Schultz, at 26, is the prototypical redemption project-he's had a solid but unspectacular career in the NHL after a truly superb first season. He's looking for a role to play after being used as a solid depth defenseman for the Pens, and there could well be a spot for him with a team looking to get themselves a strong defenseman at a relatively cheap price.
Defensively, in fact, there are a whole bunch of other names that at least might be worth a look-highly-touted names from the past who've fallen on slightly harder times. Luke Schenn, for example, or Nicklas Grossmann. These are players still in the prime of their careers who have come off medium to big deals and will likely now need a strong pay cut or at least not a pay rise to stay in the league. As the off-season rolls on, they'll likely be more and more desperate to take a deal.
Then there are the players who've fallen from grace and are full redemption projects...players like Cody Hodgson. Now here's a player who has dropped like a stone and is really now desperately looking for a way back after showing much promise in his early career...he's a player who is likely to be available for a price far below his potential ability, but only if a team is brave enough to give him that chance.
Josh Jooris, Brandon Gormley, Linden Vey, Drew Shore are the best examples of players who have performed decently well on bad or mediocre teams but have been jettisoned as those clubs look to take the next step/go in a different direction. With an average age in their mid-20s, this group are the players who still will likely have fire in their bellies and are looking for a breakout year after having a taste of the NHL and then having it taken away again. They're players who are likely too good for minor league contracts and just looking for a place to land.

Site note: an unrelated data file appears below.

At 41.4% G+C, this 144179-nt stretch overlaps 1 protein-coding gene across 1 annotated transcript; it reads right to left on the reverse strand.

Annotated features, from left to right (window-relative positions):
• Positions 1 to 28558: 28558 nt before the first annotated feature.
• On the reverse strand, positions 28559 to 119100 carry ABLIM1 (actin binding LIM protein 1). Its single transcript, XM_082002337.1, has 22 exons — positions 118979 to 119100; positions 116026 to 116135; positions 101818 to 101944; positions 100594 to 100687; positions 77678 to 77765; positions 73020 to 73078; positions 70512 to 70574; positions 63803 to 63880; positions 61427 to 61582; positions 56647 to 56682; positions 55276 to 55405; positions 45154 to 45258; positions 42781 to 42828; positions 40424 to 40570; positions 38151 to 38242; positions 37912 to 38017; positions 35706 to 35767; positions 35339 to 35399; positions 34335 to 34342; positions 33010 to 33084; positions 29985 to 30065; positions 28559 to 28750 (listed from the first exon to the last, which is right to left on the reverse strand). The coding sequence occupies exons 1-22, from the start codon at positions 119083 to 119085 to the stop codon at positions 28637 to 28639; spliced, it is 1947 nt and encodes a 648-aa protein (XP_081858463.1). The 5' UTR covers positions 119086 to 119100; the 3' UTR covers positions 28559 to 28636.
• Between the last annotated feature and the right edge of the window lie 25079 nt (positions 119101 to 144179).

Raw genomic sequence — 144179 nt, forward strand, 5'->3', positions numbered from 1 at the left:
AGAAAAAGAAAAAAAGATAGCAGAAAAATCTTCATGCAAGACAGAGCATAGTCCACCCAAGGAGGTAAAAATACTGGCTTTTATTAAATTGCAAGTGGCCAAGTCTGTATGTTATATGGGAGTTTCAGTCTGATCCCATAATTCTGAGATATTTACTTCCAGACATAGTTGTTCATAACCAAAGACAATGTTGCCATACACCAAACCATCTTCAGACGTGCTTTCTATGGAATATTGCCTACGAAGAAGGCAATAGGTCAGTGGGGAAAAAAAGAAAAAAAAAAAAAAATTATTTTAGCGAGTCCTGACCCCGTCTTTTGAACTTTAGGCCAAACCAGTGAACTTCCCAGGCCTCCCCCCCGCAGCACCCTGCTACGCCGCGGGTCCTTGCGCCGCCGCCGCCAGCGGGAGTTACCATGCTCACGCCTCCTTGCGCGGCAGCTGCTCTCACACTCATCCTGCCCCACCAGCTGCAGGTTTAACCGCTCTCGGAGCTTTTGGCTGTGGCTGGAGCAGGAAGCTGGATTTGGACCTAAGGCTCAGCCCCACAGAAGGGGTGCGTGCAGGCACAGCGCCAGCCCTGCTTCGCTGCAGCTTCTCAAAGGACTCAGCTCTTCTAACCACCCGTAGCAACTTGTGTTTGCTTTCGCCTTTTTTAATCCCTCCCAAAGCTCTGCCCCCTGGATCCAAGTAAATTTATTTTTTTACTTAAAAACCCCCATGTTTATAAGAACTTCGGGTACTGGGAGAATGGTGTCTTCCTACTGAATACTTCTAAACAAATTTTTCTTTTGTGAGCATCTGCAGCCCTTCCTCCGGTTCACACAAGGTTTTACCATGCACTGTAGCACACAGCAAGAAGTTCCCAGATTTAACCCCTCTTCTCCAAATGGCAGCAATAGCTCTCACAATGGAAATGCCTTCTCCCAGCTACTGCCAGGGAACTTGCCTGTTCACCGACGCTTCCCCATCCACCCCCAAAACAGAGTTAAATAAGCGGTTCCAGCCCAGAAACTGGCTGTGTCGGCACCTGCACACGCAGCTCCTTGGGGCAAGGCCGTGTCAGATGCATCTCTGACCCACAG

Finally, and looking slightly more long-term, are the RFAs who as yet are still unsigned. These are players like Tyson Barrie or Jaden Schwartz - talented and key players in their early to mid-20s who for whatever reason haven't yet settled on a future. They're the type of player who won't be immediate targets for teams, but they should be closely monitored as NHL GMs need to get in touch with their inner vulture - if negotiations break down, trade possibilities open up, and B's have a lot of trade chips.
The reasons players end up on the UFA list are myriad and confusing...but now, after day 1, is when the poker game really begins for NHL GMs. This is when the best value can be had, when negotiations start to get fractious and players have at least one eye on the passing of time, particularly those who decided to test FA with the confidence they'd be in demand, or who never expected to be in this position. Players looking for one last contract, or later-career security at a reasonable price. The humbled, the confused and eventually, the desperate.
This is where the real value is found, and the difference can be made.
This is where FA begins.